We cannot understand or interpret the Second Amendment without reference to a well-regulated militia. To do so is to accept the kind of anarchy that is to blame for the disaster that we have just experienced in Connecticut. Even if we insist that "Congress shall make no law," nothing prevents the states from acting on their own constitutional subordinations of the military function to the civil authority by obligating those citizens who choose to be armed to perform some civil duty. It should be a requirement: own a weapon, be enrolled in the militia; do militia duty just as you would jury duty.

Like what? After all, there are no more Tories to tar and feather. What about being assigned--with regular training--to be a school security guard and being given civil leave a few days a year to perform the assignment? Even if assault rifle ownership is restricted after Newtown, there will still be ample opportunity for mayhem, and our schools are woefully under-protected. If our ancestors on the frontier, in all their Founding Fatherly wisdom, formed civil militias to respond to the threat of violence, why should we not do the same?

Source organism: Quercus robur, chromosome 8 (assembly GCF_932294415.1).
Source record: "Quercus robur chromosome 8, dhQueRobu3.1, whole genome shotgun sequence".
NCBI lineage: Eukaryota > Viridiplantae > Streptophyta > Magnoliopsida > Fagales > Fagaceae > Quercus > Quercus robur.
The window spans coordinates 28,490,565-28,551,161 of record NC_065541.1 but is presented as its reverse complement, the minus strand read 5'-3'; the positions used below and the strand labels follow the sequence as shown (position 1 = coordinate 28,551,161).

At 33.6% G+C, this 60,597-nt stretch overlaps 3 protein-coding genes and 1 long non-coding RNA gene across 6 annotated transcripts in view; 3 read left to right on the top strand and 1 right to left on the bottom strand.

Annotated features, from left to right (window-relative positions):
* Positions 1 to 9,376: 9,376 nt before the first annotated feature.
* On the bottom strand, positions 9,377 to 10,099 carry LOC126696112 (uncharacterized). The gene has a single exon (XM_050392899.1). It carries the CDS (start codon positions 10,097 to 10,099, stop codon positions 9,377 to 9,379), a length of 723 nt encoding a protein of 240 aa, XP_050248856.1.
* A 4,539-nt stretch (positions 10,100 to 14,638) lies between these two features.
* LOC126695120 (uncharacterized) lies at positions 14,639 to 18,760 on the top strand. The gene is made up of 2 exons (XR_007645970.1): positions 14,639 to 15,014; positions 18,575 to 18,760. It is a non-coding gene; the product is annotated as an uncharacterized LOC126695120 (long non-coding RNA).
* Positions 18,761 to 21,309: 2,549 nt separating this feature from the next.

What is the crime of the nation? What hollow, wooden horse beckons, appearing as a gift, but posing a treacherous threat? It is, quite simply, our confusion of private rights with the public good on the subject of gun ownership. This is a criminal misconstruction of the Second Amendment. Individual concealed- or open-carry vigilantes are not and cannot be the "Militia of this Country," upon which George Washington conferred the title "Palladium of our security." Palladium? The Founding Fathers, conversant with the classics, knew this to mean "safeguard." (Troy again: the Palladium was the wooden statue of the goddess Athena that was believed to protect the city and that, according to Roman legend, was brought to Rome by Aeneas.)

Our security is not safeguarded by private individuals with guns. They might be able to defend themselves, but they do not defend us. To riff on another Virgilian phrase, there ain't no unum e that pluribus.

Such a nation, such a crime. Lully, lullay, our little tiny us.